Monday, April 11, 2005

Vatican Concern for Life is Life at the Vatican

The RC Church can’t change its position on birth control because that would mean the Church had been wrong and the Church can’t be wrong. In 1870 Pope Pius IX decreed that popes are infallible. Also in 1870 the Roman Catholic Church lost its Papal States. The Papal States was an independent territory of about 16,000 square miles in central Italy. These lands were owned personally and ruled over by the popes. Pepin the Short, King of the Franks gave land to Pope Stephen II in 756, which eventually became the Papal States. In 1870, Victor Emmanuel captured Rome. He asked Roman citizens if they wanted the city to become the political capital of a united Italy. They voted for unification and that ended papal rule over the Papal States. The land owned by the Vatican now is only about 0.17 square miles. Pope Pius IX protested the loss of his Papal States by shutting himself up in the Vatican and calling himself a prisoner. The papacy was in danger of going down the tubes. But Pius IX had Plan B. As Stephen D. Mumford, Phd, noted in 1999 in his treatise for the Center for Research on Population and Security: “For more than a millennium, the Vatican had possessed temporal power which ensured its survival. With the loss of the Papal States in 1870, it appeared all but certain that a strong Papacy would simply disappear. The Vatican urgently needed a new source of power. “A group of conservative and influential leaders, including Pope Pius IX, came up with a brilliant idea for a new source; an infallible pope. What is infallibility? According to Catholic dogma, the pope is God's representative on earth and God guides him as he cares for his flock. When the pope formulates a doctrine, he is simply transmitting this dogma on God's behalf. Therefore, the teaching cannot possibly be in error. Thus, the pope's teachings are infallible.” Mumford says that the concept of papal infallibility was a brilliant strategy and it worked for a century, “But,” he says, “at its introduction in 1870, the Catholic intelligentsia, among them theologians, historians and bishops, recognized that at some point in the future, this principle would lead to self-destruction of the institution. Times were certain to change and in unpredictable ways.” “This decision (papal infallibility) would lock the Church into an inexorable course—teachings that could not be changed without destroying the principle of infallibility itself,” Mumford said. The RC Church had painted itself into a corner. It was just a matter of time before the house of cards collapsed. Interestingly, a minority report on papal infallibility was prepared and co-authored in 1966 by John Paul II. JPII stated in the report: “If it should be declared that contraception is not evil in itself, then we should have to concede frankly that the Holy Spirit had been on the side of the Protestant churches in 1930 (when the encyclical Casti Connubii was promulgated), in 1951 (Pius XII's address to the midwives), and in 1958 (the address delivered before the Society of Hematologists in the year the pope died). It should likewise have to be admitted that for a half century the Spirit failed to protect Pius XI, Pius XII, and a large part of the Catholic hierarchy from a very serious error.” Translation: The Church had declared itself infallible because the Church claimed God told it what to do. Therefore to reverse any position the Church had ever held would mean that the Church believed God was in error. We are left with only one conclusion about the “culture of life” bullshit and the ranting about abortion and contraception being a sin. The Vatican’s show of outrage is not because the Vatican believes life is sacred. It’s because the Vatican believes the Vatican is sacred. Ordinary folks voted against papal rule over their land in 1870. In 2005, ordinary folks have seen through the false piety of the papacy to its true intention. The self-destruction of the Roman Catholic Church is inevitable.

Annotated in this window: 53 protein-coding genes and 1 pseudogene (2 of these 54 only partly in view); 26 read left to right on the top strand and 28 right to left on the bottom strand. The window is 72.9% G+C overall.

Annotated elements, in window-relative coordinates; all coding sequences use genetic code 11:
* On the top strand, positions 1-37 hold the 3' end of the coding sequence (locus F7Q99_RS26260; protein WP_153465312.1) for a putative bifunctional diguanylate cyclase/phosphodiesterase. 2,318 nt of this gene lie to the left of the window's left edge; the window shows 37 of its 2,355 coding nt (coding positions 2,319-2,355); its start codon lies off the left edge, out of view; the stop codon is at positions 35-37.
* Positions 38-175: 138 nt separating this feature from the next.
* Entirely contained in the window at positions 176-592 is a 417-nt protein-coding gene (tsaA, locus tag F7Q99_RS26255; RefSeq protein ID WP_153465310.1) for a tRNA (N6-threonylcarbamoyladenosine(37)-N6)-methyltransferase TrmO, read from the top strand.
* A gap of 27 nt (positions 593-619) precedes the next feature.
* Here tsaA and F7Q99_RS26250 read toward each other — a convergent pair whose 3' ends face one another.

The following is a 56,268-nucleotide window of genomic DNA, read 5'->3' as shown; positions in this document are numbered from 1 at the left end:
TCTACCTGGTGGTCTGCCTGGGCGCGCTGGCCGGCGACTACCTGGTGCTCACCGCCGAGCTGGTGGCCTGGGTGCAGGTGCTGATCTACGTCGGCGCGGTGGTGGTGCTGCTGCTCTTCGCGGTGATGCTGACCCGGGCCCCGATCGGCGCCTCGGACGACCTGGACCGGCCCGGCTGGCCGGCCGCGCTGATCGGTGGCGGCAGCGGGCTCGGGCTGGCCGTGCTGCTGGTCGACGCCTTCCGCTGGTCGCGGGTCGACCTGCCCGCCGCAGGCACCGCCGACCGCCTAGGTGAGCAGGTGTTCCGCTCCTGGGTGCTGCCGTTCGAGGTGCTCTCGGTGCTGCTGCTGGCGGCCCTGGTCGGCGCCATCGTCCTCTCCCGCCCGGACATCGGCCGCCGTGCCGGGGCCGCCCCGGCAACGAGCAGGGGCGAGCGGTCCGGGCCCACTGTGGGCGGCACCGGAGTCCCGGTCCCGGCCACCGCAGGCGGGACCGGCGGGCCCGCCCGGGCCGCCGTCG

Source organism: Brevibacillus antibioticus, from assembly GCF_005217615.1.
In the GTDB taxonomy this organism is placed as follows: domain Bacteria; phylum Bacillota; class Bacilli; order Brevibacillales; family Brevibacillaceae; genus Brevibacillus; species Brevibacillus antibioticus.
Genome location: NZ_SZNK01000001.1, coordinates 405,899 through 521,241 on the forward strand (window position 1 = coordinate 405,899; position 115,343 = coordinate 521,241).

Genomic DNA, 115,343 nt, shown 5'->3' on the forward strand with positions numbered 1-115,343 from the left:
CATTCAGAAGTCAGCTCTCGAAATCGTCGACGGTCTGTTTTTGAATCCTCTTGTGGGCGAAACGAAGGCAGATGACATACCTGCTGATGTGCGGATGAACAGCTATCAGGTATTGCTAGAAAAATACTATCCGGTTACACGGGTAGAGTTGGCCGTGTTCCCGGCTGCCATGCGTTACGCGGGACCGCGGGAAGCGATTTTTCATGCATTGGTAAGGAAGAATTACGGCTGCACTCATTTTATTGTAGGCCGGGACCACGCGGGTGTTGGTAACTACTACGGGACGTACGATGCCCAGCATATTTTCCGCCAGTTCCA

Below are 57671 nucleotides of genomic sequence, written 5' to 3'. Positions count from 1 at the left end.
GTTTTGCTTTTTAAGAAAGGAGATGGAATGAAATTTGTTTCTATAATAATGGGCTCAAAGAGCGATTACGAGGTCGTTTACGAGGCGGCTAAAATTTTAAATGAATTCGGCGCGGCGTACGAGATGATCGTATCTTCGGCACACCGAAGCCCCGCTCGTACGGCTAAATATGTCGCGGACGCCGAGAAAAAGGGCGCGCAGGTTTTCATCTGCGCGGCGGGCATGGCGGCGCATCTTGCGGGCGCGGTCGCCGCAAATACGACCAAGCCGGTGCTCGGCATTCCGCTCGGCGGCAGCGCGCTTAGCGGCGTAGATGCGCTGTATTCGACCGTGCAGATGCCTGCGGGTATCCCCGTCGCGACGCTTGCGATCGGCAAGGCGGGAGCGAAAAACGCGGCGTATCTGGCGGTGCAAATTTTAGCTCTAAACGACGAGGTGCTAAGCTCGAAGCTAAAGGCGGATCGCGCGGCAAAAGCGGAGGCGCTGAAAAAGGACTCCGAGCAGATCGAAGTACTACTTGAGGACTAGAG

1 comment:

DemItAllAnyway said...

I always thought, even as a proper Catholic schoolgirl, the Ex Cathedra thing was a little dodgy. Altogether too convenient, I might have muttered, if you had asked the skeptical little girl in the Ascension of Our Lord blue beanie.

But it's interesting. The fly in the infallibility ointment, one could argue, is that Pius IX wasn't infallible when he issued that decree. What do you think about that, as a possible escape clause for a possibly desperate Church?